The assignment problem is a classic problem in linear program. If, for example, you have n jobs that need to be manufactured during the upcoming shift (in a manufacturing plant) and you have m machines to produce these tasks, then you want to assign the jobs to machines in an optimal way. In this say you might want to reduce the manufacturing costs incurred, hence you want to find the cost optimal production plan. The constraint, in this example, is that each machine can only fulfill one job during the upcoming shift. All jobs needs to be scheduled, i.e. assigned to a machine.
The problem can be stated in a mathematical model. Below the problem is stated for a case where there are 3 jobs and 3 machines. The cost of producing job 1 on machine 1 USD but 2 USD when producing it on machine 2. Job 2 costs 2 USD on machine 1 and 3 USD on machine 2. Job 3 costs 5 USD on machine 1 and 1 USD on machine 2. Machine 3 can perform job 1 for 2 USD and jobs 2 and 3 for 3 USD respectively.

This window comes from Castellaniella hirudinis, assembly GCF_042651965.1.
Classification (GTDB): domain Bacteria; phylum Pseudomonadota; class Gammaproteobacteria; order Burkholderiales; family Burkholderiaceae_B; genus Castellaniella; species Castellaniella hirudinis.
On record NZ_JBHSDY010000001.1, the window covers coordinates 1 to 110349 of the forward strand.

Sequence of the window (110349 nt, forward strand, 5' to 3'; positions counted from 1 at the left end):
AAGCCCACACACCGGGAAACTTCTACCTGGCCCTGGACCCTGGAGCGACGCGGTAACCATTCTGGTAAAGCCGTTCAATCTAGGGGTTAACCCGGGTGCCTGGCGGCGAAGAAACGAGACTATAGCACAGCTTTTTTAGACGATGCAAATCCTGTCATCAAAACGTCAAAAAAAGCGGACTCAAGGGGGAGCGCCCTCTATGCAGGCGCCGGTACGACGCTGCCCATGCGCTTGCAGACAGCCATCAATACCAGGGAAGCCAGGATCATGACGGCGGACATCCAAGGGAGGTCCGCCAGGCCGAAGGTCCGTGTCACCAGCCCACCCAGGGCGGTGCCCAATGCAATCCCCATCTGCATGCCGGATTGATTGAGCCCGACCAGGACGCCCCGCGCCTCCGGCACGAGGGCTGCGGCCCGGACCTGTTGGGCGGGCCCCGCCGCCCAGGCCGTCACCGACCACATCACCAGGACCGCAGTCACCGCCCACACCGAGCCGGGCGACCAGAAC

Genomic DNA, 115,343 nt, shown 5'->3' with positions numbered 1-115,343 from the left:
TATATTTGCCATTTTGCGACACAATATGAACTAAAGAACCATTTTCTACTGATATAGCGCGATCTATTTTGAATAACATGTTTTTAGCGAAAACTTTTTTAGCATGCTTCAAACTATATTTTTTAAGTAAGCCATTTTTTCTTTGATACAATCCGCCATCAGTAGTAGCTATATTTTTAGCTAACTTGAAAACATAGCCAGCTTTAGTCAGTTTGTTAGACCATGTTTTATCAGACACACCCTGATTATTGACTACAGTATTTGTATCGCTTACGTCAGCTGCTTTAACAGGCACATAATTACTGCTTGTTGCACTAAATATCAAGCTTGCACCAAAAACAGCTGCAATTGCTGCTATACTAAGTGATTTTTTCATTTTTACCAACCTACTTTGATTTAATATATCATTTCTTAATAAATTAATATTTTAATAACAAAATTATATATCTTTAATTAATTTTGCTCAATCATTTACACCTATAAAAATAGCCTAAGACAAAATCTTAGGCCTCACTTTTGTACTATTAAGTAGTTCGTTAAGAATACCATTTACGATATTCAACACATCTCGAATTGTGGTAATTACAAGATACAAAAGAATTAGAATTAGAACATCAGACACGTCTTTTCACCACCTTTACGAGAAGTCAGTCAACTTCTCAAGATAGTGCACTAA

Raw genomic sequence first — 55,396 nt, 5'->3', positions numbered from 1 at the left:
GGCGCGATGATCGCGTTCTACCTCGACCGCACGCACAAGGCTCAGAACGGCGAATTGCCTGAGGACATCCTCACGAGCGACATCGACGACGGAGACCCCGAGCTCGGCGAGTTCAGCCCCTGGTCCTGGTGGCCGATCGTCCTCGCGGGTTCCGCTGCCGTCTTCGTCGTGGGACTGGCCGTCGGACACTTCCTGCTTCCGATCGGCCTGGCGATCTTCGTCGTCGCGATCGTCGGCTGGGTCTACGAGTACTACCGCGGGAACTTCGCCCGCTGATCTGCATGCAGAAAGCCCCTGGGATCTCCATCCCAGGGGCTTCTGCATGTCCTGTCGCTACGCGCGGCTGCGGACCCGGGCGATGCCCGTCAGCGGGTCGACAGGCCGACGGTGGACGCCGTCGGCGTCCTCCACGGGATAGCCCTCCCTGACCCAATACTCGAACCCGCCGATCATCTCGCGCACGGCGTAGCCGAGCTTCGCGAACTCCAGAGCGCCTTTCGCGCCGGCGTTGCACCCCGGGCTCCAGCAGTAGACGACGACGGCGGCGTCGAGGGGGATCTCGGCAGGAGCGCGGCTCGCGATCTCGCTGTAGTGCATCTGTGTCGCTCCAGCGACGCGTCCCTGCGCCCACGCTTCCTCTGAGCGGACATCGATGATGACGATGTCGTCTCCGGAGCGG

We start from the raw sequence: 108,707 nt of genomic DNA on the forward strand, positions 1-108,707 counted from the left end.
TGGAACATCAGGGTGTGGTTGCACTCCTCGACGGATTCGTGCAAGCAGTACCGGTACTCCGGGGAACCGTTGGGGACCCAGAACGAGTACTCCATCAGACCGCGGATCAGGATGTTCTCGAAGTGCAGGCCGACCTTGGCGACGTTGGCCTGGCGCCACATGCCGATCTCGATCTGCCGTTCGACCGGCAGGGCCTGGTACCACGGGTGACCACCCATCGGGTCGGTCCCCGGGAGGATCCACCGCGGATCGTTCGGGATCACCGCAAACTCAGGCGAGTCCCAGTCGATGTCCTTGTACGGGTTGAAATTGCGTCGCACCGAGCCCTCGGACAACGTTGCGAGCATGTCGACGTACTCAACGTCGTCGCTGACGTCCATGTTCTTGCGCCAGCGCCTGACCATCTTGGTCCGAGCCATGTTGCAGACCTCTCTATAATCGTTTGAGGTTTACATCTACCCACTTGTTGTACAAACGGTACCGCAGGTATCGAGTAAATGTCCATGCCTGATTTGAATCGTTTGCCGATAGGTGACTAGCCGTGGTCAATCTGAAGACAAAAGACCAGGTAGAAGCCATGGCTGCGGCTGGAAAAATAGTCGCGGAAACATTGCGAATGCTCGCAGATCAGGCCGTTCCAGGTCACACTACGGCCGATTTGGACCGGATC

The mathematical model for this looks as follows:
We can model and solve this problem with the lpSolve package in R, a package for linear programming (for continous and integer problems). The lp.assign function can do the job:
library(lpSolve) # prepare the cost matrix cost.mat <- rbind(c(1,2,3), c(2,3,3), c(5,1,3)) # model and solve with lp.assign solution <- lp.assign(cost.mat=cost.mat, direction="min")
lp.assign is a function specifically meant for solving the assignment problem. The assignment problem by definition is a problem where all decision variables are integer variables. We therefore do not need to specifically tell lp.assign that the decision variables must be considered as integer variables.
Let us see the minimal costs that we must face during the upcoming shift:
## Success: the objective function is 5
Let us see the cost minimal production plan for the upcoming shift:
## [,1] [,2] [,3] ## [1,] 1 0 0 ## [2,] 0 0 1 ## [3,] 0 1 0
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